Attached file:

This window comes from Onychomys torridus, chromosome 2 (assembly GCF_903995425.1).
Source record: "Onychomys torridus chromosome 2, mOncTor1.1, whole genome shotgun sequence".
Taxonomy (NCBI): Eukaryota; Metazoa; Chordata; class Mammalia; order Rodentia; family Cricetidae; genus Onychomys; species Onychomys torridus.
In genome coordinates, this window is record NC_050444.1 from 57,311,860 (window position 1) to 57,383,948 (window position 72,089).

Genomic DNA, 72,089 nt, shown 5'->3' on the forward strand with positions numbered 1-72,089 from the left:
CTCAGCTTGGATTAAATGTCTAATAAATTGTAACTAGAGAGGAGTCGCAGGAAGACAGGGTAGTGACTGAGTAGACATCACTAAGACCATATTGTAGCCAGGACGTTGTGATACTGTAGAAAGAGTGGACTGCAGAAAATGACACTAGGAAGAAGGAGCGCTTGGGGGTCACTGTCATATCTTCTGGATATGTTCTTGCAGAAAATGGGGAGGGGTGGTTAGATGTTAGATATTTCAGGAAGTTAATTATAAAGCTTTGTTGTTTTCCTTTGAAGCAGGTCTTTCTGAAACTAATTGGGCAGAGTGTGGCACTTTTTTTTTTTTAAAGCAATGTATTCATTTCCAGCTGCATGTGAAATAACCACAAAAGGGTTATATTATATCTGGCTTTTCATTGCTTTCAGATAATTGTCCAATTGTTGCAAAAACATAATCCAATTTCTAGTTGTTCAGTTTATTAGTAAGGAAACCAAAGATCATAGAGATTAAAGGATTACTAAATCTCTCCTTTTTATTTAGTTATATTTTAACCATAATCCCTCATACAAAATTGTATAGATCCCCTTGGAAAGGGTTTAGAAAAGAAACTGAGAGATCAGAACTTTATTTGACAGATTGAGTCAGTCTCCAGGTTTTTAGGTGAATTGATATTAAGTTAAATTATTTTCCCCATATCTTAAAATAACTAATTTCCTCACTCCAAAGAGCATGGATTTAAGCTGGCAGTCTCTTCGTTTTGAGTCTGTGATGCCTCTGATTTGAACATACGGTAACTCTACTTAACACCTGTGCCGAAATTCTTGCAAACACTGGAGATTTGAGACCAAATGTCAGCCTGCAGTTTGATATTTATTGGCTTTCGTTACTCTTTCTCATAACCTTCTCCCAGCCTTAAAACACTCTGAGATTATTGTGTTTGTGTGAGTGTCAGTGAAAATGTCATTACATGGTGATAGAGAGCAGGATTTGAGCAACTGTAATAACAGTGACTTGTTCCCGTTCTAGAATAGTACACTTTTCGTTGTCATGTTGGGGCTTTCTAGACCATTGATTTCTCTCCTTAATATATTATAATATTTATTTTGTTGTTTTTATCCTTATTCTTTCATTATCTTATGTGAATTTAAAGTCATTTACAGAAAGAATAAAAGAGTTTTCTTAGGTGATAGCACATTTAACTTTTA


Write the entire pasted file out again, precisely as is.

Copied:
This window comes from Onychomys torridus, chromosome 2 (assembly GCF_903995425.1).
Source record: "Onychomys torridus chromosome 2, mOncTor1.1, whole genome shotgun sequence".
Taxonomy (NCBI): Eukaryota; Metazoa; Chordata; class Mammalia; order Rodentia; family Cricetidae; genus Onychomys; species Onychomys torridus.
In genome coordinates, this window is record NC_050444.1 from 57,311,860 (window position 1) to 57,383,948 (window position 72,089).

Genomic DNA, 72,089 nt, shown 5'->3' on the forward strand with positions numbered 1-72,089 from the left:
CTCAGCTTGGATTAAATGTCTAATAAATTGTAACTAGAGAGGAGTCGCAGGAAGACAGGGTAGTGACTGAGTAGACATCACTAAGACCATATTGTAGCCAGGACGTTGTGATACTGTAGAAAGAGTGGACTGCAGAAAATGACACTAGGAAGAAGGAGCGCTTGGGGGTCACTGTCATATCTTCTGGATATGTTCTTGCAGAAAATGGGGAGGGGTGGTTAGATGTTAGATATTTCAGGAAGTTAATTATAAAGCTTTGTTGTTTTCCTTTGAAGCAGGTCTTTCTGAAACTAATTGGGCAGAGTGTGGCACTTTTTTTTTTTTAAAGCAATGTATTCATTTCCAGCTGCATGTGAAATAACCACAAAAGGGTTATATTATATCTGGCTTTTCATTGCTTTCAGATAATTGTCCAATTGTTGCAAAAACATAATCCAATTTCTAGTTGTTCAGTTTATTAGTAAGGAAACCAAAGATCATAGAGATTAAAGGATTACTAAATCTCTCCTTTTTATTTAGTTATATTTTAACCATAATCCCTCATACAAAATTGTATAGATCCCCTTGGAAAGGGTTTAGAAAAGAAACTGAGAGATCAGAACTTTATTTGACAGATTGAGTCAGTCTCCAGGTTTTTAGGTGAATTGATATTAAGTTAAATTATTTTCCCCATATCTTAAAATAACTAATTTCCTCACTCCAAAGAGCATGGATTTAAGCTGGCAGTCTCTTCGTTTTGAGTCTGTGATGCCTCTGATTTGAACATACGGTAACTCTACTTAACACCTGTGCCGAAATTCTTGCAAACACTGGAGATTTGAGACCAAATGTCAGCCTGCAGTTTGATATTTATTGGCTTTCGTTACTCTTTCTCATAACCTTCTCCCAGCCTTAAAACACTCTGAGATTATTGTGTTTGTGTGAGTGTCAGTGAAAATGTCATTACATGGTGATAGAGAGCAGGATTTGAGCAACTGTAATAACAGTGACTTGTTCCCGTTCTAGAATAGTACACTTTTCGTTGTCATGTTGGGGCTTTCTAGACCATTGATTTCTCTCCTTAATATATTATAATATTTATTTTGTTGTTTTTATCCTTATTCTTTCATTATCTTATGTGAATTTAAAGTCATTTACAGAAAGAATAAAAGAGTTTTCTTAGGTGATAGCACATTTAACTTTTA